The runway on Nauru is 5200 feet long, the Pacific Ocean at both ends leaving no room for greaser landings. The airport terminal is barely 100 yards from the runway, and it seems that half the population of Nauru came to watch the arrival of the daily flights. I soon found out why this was such an attraction.
Through the window of the crew bus, I saw the Boeing 737 curve around the back of the island on close base leg and then suddenly there it was on short final with full flap and smoke streaming from both tailpipes. At 130 knots, it smacked down right on the 1000-foot marker with a flash of blue smoke from skidding tyres, while at the same time the top surfaces of the wings came alive with ground and flight spoilers. Simultaneously, the reversers opened wide with a shattering roar of increasing power. Now that was a man’s aeroplane.
A few months later, I had a command on the 737 and by the time I moved on ten years later, I had flown over 7000 hours on type. There were many exciting times flying the 737 – too many to mention here – except perhaps one that often repeated itself.
Nauru was a tiny phosphate-rich island with lots of money. There was no shortage of new cars, powerful motor bikes and beer, and inevitably each weekend would see the death of young men wiping themselves out in vehicle accidents caused by speed and alcohol. A favourite sport would be to race a departing 737, either in a car or on a motor bike. The main road around the island paralleled the runway by 50 yards and this gave a mile of straight but narrow road before it curved away from the surrounding ocean reef.
These obese young bloods (Editor’s note: According to the World Health Organization, Nauru is the world’s fattest country, with an average BMI of 34 to 35) had 1500cc Honda Goldwings and other equally massive motor bikes. They would cruise around the island playing loud rock and roll music from loud-speakers mounted on the bikes or on Land Rovers.
Occasionally, when the police were looking the other way, one would see a Nauruan sitting astride his Goldwing abeam the threshold of runway 12, revving the engine while waiting for the departing 737 to take off. Crash helmets were unheard of, and a T-shirt, shorts and sandals the only protection from a 100mph crash.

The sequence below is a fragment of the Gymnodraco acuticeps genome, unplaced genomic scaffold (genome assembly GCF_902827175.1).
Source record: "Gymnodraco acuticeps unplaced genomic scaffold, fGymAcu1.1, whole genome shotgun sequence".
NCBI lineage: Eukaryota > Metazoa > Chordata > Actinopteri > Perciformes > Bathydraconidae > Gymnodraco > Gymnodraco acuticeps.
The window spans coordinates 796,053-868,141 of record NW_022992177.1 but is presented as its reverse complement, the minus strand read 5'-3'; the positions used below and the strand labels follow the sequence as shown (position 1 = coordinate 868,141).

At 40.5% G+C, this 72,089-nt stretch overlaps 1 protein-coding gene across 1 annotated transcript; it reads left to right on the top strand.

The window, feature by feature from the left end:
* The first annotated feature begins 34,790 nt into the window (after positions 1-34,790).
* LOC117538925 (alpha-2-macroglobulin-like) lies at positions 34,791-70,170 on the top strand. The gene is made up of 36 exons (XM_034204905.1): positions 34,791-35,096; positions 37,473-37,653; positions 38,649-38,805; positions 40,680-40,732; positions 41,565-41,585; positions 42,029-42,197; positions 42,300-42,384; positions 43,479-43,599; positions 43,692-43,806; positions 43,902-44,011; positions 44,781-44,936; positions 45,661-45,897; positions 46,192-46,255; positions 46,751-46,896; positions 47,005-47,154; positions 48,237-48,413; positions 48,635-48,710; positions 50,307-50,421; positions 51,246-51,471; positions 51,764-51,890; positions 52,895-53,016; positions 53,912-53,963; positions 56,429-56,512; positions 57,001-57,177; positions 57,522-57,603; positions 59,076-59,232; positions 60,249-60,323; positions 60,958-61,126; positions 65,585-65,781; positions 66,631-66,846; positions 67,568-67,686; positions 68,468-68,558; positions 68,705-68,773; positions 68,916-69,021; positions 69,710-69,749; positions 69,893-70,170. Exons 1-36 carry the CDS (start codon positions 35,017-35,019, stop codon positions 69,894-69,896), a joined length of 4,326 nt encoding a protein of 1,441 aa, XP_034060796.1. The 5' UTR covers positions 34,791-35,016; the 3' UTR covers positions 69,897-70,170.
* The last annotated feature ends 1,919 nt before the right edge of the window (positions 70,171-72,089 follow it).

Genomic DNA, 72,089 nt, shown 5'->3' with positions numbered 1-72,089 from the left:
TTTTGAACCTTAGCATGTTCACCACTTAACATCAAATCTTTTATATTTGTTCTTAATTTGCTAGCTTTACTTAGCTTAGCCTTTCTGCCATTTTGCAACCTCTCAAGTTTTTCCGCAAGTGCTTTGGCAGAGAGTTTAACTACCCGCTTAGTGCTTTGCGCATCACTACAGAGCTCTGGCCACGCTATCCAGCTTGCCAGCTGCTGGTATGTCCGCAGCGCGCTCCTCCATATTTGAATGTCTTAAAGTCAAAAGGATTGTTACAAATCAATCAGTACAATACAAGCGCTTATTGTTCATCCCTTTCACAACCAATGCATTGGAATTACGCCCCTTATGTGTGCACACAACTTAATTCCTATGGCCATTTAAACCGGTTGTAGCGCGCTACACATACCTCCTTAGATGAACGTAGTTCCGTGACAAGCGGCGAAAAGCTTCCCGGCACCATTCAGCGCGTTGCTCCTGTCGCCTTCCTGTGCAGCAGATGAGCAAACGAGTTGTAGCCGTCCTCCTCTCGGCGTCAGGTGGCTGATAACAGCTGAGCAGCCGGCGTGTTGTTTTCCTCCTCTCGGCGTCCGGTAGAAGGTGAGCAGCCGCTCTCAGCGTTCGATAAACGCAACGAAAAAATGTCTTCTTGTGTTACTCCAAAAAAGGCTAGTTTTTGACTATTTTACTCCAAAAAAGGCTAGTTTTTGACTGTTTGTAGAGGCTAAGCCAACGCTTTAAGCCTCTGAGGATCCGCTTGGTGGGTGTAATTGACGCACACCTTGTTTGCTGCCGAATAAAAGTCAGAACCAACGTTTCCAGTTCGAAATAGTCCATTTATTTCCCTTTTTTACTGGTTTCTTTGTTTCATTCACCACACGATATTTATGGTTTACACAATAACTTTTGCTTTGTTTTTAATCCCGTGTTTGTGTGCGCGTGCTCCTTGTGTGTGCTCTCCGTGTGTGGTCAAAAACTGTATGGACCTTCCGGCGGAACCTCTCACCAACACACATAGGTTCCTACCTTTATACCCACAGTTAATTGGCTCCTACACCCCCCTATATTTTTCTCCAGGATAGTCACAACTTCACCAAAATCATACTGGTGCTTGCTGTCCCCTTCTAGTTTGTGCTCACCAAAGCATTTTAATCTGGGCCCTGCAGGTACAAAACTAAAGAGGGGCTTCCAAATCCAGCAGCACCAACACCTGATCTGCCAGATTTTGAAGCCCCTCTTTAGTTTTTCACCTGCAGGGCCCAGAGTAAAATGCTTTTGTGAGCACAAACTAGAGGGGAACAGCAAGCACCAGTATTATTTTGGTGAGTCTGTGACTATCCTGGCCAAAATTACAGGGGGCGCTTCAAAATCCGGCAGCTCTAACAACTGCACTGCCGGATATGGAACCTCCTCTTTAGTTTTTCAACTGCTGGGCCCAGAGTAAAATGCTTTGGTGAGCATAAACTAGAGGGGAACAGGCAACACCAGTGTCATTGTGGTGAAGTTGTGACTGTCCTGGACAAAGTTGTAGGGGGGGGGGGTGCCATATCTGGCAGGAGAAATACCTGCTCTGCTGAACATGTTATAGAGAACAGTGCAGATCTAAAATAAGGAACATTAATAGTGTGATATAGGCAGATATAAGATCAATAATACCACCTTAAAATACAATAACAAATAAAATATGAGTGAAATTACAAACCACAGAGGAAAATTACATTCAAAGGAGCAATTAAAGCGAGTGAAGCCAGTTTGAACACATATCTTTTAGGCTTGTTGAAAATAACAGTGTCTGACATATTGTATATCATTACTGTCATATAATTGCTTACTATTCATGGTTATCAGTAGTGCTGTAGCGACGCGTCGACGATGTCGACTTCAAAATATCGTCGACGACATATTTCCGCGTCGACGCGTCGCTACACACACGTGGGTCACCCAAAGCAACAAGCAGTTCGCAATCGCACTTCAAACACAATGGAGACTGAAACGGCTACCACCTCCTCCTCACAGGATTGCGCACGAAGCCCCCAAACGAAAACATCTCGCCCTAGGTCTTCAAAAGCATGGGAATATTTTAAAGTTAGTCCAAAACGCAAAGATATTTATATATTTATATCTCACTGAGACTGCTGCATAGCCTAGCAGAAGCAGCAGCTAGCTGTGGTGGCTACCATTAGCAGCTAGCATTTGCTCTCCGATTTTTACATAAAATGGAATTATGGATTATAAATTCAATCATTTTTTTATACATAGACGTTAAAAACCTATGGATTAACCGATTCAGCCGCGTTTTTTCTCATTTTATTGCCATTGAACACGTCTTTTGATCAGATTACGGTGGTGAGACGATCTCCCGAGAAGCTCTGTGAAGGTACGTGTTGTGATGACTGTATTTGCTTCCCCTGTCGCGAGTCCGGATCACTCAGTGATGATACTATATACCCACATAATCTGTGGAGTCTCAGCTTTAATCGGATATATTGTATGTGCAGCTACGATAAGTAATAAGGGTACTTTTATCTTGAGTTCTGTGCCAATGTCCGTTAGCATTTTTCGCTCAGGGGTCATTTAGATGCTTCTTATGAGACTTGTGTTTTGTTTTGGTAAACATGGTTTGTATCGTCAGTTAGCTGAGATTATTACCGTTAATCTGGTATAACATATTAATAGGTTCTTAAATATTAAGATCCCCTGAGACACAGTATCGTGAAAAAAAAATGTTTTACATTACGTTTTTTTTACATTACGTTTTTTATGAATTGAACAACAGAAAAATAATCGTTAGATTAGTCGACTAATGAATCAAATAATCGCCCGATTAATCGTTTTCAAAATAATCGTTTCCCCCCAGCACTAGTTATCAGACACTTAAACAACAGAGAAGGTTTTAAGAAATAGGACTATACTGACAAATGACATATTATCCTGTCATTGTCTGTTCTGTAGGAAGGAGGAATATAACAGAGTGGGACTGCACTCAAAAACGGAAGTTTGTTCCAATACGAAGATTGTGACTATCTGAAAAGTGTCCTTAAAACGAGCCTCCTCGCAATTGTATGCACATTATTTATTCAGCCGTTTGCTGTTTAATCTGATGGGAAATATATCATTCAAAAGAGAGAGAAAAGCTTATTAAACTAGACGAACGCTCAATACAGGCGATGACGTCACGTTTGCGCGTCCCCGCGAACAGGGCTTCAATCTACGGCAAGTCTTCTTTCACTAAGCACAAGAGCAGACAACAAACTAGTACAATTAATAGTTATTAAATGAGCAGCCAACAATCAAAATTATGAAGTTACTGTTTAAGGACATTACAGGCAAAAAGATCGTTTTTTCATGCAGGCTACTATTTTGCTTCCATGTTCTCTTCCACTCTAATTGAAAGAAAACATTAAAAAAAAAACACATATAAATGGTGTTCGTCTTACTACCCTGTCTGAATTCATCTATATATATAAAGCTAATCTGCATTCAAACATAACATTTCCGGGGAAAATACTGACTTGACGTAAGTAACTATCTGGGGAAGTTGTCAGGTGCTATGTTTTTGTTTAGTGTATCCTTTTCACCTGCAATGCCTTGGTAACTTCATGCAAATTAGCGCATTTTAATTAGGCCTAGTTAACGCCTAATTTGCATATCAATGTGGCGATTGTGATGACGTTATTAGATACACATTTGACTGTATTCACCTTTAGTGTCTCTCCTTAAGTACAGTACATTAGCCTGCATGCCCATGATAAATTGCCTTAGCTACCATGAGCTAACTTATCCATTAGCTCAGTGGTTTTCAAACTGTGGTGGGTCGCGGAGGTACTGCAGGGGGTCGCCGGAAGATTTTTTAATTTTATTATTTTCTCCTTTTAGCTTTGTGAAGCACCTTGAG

Backtracking the departure runway you knew that the race was about to begin. Turning to line up, you would see a Nauruan on his big bike casually waiting by the side of the runway. Passengers would wave from their windows and as the brakes were released, the Nauruan on his Goldwing would open up to full throttle to race us down the runway. At full thrust of 2.18 EPR, the ground trembled and spectators covered their ears to protect themselves from the incredible crackling roar which was the wonderful characteristic of the JT8D engines. A combined 31,000 pounds of thrust makes an awful lot of noise on a small island. With houses a few paces from the runway, noise abatement was for wimps.
It was quite a sight to see the Goldwing at full chat, with its rider head down, and burning rubber a few yards off our wing tip. At the 80 knot call, the Goldwing would be ahead of us by a nose but the game was well and truly over by rotate speed of 130 knots. It was good fun and few got hurt, although I often wondered how many of these riders nearly ended up in the Pacific Ocean as they negotiated the 45 degree bend in the road just a few yards from the end of the runway.
Following my retirement from airline flying at age 60, I have returned to visit Nauru on several occasions. The grunty Boeing 737-200 has been replaced by the quieter and bigger 737-400, but the motor bikes are still the big Goldwings and Yamahas – and now a little rusty from the salt spray of the Pacific rollers.
The headstones of their riders gradually fill the cemetery grounds.